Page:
Vlasov simulations of kinetic enhancement of Raman backscatter in laser fusion plasmas
Author(s)Strozzi, D. J. (David J.)
Massachusetts Institute of Technology. Dept. of Physics.
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Stimulated Raman scattering (SRS) is studied in plasmas relevant to inertial confinement fusion (ICF). The Eulerian Vlasov-Maxwell code ELVIS was developed and run for this purpose. Plasma waves are heavily Landau damped in the regimes of interest, and coupled-mode theory predicts back-scattered SRS is a convective instability. Simulations in a finite length, homogeneous plasma show electron trapping drastically elevates the reflected light over convective gain values ("kinetic enhancement"). Average reflectivities are [approx.] 10%, while the instantaneous reflectivity is chaotic and does not reach a steady state. Trapping reduces the plasma-wave Landau damping and downshifts the observed frequencies from their linear values. Two longitudinal acoustic (? ? k) features and light from possible stimulated electron acoustic scattering (SEAS) are present. The phase-matched SEAS plasmon lies on the observed acoustic mode with phase velocity 1.3(Te/me)1/2. As the pump laser intensity is increased or the electron temperature is decreased, SRS transitions sharply from the coupled-mode steady state to kinetically enhanced levels. Enhancement happens for different back SRS seed levels and monochromatic or broadband seeds. Simulations with a Krook relaxation operator to mimic speckle sideloss display enhancement when resonant electrons complete a bounce orbit before escaping, with a sharp onset as the relaxation rate varies. The sudden development of kinetic enhancement as parameters change suggests trapping makes SRS absolutely unstable.(cont.) Simulations with mobile ions give kinetic enhancement until a burst of activity occurs near the laser entrance, after which back SRS is low. The burst contains several Brillouin and Raman re-scatters and subsequent Langmuir decay instability (LDI), although no LDI of back SRS is seen. SRS runs in a density gradient show kinetic enhancement for long scale lengths and coupledmode convective levels for shorter ones. The reflectivity is higher when the pump propagates toward higher, rather than lower, density. The amplitude of externally-driven plasma waves in a density gradient is also enhanced over linear levels and displays a similar directional asymmetry. These results imply kinetic enhancement of SRS may be a concern in hohlraum plasmas for ICF experiments such as the National Ignition Facility.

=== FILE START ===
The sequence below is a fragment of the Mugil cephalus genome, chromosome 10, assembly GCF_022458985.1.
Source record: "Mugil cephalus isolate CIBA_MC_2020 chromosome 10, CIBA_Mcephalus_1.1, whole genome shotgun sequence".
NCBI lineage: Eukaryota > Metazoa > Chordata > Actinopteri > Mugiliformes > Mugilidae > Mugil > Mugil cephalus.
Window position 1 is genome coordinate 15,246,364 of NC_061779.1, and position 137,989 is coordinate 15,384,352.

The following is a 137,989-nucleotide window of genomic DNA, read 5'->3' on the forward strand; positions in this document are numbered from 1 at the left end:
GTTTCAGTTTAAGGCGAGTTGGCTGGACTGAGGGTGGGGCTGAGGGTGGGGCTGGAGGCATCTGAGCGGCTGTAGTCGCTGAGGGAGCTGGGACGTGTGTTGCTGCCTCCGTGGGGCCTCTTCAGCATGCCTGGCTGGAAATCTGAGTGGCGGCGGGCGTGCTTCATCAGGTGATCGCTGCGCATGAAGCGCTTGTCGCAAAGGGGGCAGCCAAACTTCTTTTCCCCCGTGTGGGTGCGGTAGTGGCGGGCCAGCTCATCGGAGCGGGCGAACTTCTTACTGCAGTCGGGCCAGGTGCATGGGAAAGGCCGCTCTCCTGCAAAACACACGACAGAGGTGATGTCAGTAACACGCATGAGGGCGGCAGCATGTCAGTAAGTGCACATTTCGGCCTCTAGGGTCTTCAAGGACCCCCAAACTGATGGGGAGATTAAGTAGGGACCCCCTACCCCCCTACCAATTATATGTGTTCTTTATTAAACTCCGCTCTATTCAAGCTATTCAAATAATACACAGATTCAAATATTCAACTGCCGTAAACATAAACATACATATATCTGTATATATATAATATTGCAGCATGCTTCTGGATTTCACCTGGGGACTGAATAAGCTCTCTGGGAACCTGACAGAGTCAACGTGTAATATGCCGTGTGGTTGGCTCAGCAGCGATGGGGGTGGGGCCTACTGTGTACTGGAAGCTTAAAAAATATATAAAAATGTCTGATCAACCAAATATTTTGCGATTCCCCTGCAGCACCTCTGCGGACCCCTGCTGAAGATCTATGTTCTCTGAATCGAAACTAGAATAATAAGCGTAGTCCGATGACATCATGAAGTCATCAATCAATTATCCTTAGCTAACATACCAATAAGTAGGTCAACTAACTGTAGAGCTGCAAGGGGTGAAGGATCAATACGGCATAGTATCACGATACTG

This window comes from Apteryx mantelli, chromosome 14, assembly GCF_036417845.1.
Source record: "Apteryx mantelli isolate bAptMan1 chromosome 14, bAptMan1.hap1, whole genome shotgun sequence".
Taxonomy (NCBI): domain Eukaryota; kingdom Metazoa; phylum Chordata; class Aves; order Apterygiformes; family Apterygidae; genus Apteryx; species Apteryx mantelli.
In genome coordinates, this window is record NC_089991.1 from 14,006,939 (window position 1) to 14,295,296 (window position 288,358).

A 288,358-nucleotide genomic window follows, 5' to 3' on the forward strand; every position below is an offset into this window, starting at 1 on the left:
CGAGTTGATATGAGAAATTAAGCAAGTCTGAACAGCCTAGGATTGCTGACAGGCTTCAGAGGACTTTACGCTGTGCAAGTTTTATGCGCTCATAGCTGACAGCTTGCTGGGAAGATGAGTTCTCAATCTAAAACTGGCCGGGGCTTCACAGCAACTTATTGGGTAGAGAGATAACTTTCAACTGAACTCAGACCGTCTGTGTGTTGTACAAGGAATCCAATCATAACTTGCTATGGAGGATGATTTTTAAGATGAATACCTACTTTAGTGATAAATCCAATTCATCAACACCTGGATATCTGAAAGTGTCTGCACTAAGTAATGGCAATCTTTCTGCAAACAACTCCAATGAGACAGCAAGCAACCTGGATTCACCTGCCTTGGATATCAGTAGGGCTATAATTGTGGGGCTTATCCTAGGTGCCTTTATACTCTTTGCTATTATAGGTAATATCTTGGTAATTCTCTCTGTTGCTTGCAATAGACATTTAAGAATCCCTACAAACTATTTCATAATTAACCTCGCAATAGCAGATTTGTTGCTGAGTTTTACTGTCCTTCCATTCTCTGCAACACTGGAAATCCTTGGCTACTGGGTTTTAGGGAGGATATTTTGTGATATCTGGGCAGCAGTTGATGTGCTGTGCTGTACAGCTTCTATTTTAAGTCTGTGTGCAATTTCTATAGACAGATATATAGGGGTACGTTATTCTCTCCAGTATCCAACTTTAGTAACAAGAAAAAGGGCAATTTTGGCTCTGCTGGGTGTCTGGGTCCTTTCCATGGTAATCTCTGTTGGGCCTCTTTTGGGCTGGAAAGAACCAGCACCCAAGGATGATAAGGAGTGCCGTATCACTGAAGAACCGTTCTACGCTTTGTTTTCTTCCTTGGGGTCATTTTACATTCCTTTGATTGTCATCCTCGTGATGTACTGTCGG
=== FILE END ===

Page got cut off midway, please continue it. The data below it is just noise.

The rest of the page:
Thesis (Ph. D.)--Massachusetts Institute of Technology, Dept. of Physics, February 2006.This electronic version was submitted by the student author. The certified thesis is available in the Institute Archives and Special Collections.Includes bibliographical references (p. 151-156).
DepartmentMassachusetts Institute of Technology. Dept. of Physics.
Massachusetts Institute of Technology